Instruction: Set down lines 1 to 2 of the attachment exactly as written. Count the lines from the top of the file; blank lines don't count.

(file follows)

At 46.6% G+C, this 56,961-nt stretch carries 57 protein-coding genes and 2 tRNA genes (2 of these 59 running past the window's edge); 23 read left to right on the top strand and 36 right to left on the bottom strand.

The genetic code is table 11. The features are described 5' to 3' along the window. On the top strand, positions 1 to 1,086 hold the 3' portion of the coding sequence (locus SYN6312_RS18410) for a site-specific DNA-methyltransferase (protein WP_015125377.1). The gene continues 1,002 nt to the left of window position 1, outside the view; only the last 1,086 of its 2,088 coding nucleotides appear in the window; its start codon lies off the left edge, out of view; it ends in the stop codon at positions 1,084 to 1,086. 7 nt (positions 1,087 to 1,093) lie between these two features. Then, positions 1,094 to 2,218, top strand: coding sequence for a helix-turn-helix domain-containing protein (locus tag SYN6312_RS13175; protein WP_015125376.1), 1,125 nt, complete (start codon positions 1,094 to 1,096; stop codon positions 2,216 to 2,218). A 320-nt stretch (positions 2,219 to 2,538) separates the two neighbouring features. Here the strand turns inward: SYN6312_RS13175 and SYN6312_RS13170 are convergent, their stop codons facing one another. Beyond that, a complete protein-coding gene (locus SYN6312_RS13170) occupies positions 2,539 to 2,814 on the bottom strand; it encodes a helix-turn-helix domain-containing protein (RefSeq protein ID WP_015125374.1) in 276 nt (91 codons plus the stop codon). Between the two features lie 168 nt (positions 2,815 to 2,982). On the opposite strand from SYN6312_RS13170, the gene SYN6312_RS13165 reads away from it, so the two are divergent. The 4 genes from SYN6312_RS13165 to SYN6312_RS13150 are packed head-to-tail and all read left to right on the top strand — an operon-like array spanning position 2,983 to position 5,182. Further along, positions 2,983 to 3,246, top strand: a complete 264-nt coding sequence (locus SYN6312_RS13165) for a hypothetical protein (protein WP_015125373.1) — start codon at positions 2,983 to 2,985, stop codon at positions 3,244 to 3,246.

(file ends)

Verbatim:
At 46.6% G+C, this 56,961-nt stretch carries 57 protein-coding genes and 2 tRNA genes (2 of these 59 running past the window's edge); 23 read left to right on the top strand and 36 right to left on the bottom strand.

The genetic code is table 11. The features are described 5' to 3' along the window. On the top strand, positions 1 to 1,086 hold the 3' portion of the coding sequence (locus SYN6312_RS18410) for a site-specific DNA-methyltransferase (protein WP_015125377.1). The gene continues 1,002 nt to the left of window position 1, outside the view; only the last 1,086 of its 2,088 coding nucleotides appear in the window; its start codon lies off the left edge, out of view; it ends in the stop codon at positions 1,084 to 1,086. 7 nt (positions 1,087 to 1,093) lie between these two features. Then, positions 1,094 to 2,218, top strand: coding sequence for a helix-turn-helix domain-containing protein (locus tag SYN6312_RS13175; protein WP_015125376.1), 1,125 nt, complete (start codon positions 1,094 to 1,096; stop codon positions 2,216 to 2,218). A 320-nt stretch (positions 2,219 to 2,538) separates the two neighbouring features. Here the strand turns inward: SYN6312_RS13175 and SYN6312_RS13170 are convergent, their stop codons facing one another. Beyond that, a complete protein-coding gene (locus SYN6312_RS13170) occupies positions 2,539 to 2,814 on the bottom strand; it encodes a helix-turn-helix domain-containing protein (RefSeq protein ID WP_015125374.1) in 276 nt (91 codons plus the stop codon). Between the two features lie 168 nt (positions 2,815 to 2,982). On the opposite strand from SYN6312_RS13170, the gene SYN6312_RS13165 reads away from it, so the two are divergent. The 4 genes from SYN6312_RS13165 to SYN6312_RS13150 are packed head-to-tail and all read left to right on the top strand — an operon-like array spanning position 2,983 to position 5,182. Further along, positions 2,983 to 3,246, top strand: a complete 264-nt coding sequence (locus SYN6312_RS13165) for a hypothetical protein (protein WP_015125373.1) — start codon at positions 2,983 to 2,985, stop codon at positions 3,244 to 3,246.